French, German and Belgian police arrested more than two dozen suspects in anti-terrorism raids Friday, as European authorities rushed to thwart more attacks by people with links to Islamic extremists in the Mideast.
Amid fresh concerns about terrorism in the West, British Prime Minister David Cameron is expected to press President Barack Obama Friday on getting American technology companies like Google and Facebook to allow governments to snoop on encrypted communications.
In just over an hour of staccato cross-examination, Joshua Dratel, lawyer for Silk Road trial defendant Ross Ulbricht, pursued a line of questioning suggesting that the man who really controlled Silk Road wasn't his young client, but Mark Karpeles, the wealthy former owner of the Mt. Gox Bitcoin exchange.
A pair of senators is looking to pass legislation that would require the collection of DNA samples from people convicted of misdemeanor crimes that carry prison terms, after the Vermont Supreme Court found a previous law unconstitutional.
Hackers have targeted about 19,000 French websites since a rampage by Islamic extremists left 20 dead last week, a top French cyberdefense official said Thursday as the president tried to calm the nation's inflamed religious tensions.
Investigators trying to determine the cause of a West Texas prison bus crash that killed eight inmates and two guards were returning to the site Thursday to sift through the debris and examine the vehicle.
More people were using the mail to get high, and Jared Der-Yeghiayan knew it, speaking from the stand in a Manhattan federal courtroom, where 30-year-old Ross Ulbricht stands accused of being the mastermind in the most successful drug-dealing website of all time, the Silk Road.
How to make politicians really understand the dangers of mass digital surveillance and the importance of information security? Gustav Nipe, the 26-year old president of the Swedish Pirate Party's youth wing, tried to do it by setting up an open Wi-Fi network at the Society and Defence National Conference in Sweden.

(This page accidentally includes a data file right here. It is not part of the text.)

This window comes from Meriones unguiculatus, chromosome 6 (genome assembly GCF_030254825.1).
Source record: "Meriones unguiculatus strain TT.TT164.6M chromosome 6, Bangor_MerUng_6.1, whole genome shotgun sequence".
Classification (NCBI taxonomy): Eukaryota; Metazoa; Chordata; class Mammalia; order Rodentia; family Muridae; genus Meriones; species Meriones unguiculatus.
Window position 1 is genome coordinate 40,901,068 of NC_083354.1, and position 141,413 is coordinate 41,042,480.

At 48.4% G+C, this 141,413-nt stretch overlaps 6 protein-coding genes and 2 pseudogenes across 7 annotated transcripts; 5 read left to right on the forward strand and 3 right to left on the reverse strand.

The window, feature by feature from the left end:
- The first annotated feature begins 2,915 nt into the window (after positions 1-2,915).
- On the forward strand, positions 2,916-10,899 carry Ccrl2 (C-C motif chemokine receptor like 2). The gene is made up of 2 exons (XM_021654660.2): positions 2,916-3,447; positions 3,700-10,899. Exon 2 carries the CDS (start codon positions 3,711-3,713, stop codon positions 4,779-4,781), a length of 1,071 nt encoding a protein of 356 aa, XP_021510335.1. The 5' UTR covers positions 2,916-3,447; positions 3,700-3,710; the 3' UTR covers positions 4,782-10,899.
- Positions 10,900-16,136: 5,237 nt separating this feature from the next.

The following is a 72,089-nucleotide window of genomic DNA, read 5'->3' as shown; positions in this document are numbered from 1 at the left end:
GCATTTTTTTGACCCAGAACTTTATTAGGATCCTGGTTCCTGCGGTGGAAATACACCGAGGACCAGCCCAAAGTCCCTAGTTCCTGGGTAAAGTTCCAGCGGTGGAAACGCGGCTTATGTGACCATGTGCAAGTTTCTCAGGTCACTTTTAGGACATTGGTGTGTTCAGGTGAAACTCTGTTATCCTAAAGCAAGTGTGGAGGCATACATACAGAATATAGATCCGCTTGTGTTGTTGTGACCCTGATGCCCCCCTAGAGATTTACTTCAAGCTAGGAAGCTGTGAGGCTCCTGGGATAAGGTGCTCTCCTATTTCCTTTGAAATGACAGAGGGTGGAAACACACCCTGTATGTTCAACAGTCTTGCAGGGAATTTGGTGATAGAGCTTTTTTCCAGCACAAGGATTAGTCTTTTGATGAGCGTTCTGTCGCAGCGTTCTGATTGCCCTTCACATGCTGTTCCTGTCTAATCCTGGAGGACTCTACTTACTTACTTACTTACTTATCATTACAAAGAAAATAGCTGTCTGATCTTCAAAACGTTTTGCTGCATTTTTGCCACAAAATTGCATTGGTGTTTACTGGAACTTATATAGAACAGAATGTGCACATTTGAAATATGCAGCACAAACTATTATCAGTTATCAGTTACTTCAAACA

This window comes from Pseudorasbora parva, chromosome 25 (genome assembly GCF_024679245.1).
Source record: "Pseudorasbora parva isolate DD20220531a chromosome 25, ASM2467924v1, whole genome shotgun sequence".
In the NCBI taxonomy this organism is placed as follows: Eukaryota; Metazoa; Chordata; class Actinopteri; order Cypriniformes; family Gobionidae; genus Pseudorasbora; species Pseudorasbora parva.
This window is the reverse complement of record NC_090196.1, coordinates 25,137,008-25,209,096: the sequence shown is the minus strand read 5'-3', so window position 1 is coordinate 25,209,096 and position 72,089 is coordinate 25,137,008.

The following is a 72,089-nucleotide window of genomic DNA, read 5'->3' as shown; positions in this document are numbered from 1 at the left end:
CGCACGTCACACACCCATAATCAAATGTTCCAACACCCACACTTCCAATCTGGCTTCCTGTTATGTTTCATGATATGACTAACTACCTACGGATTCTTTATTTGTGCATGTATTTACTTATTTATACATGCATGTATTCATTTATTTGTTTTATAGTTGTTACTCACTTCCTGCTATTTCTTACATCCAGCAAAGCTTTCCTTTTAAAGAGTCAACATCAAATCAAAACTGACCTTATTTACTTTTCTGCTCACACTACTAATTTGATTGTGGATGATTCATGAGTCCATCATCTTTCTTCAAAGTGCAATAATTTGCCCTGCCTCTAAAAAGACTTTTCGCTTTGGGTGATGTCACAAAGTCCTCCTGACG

Police investigators working to identify victims, find criminals and bring cases to court have revealed that huge increases in the volume of visual evidence, data seized and sheer number of caseloads are the biggest challenges they are facing.
Evidence from some wrongful-conviction cases suggests that suspects can be questioned in ways that lead them to falsely believe in and confess to committing crimes they didn’t actually commit. New research provides lab-based evidence for this phenomenon, showing that innocent adult participants can be convinced, over the course of a few hours, that they had perpetrated crimes as serious as assault with a weapon in their teenage years.
The United States aims to use new sanctions imposed on North Korea over the cyber attack on Sony Pictures to cut off the country's remaining links to the international financial system, a senior U.S. Treasury official has said.
Once they got the chance, it took prosecutors less than a minute to point the finger — literally — at Ross Ulbricht.
Forensic scientists at Abertay University in Scotland have identified the most efficient way of recovering fingerprints from the feathers and eggs of birds of prey, publishing the world’s first academic research paper on the subject.
Human crimes are being solved by the emerging science of veterinary forensics, which can help catch and convict murderers and rapists, not to mention poachers and animal abusers.
A-T Solutions Inc. has been awarded a contract to provide the U.S. Army Criminal Investigation Command with ScenePD Pro, an award-winning comprehensive crash and crime scene diagramming tool developed for professional investigators in the field.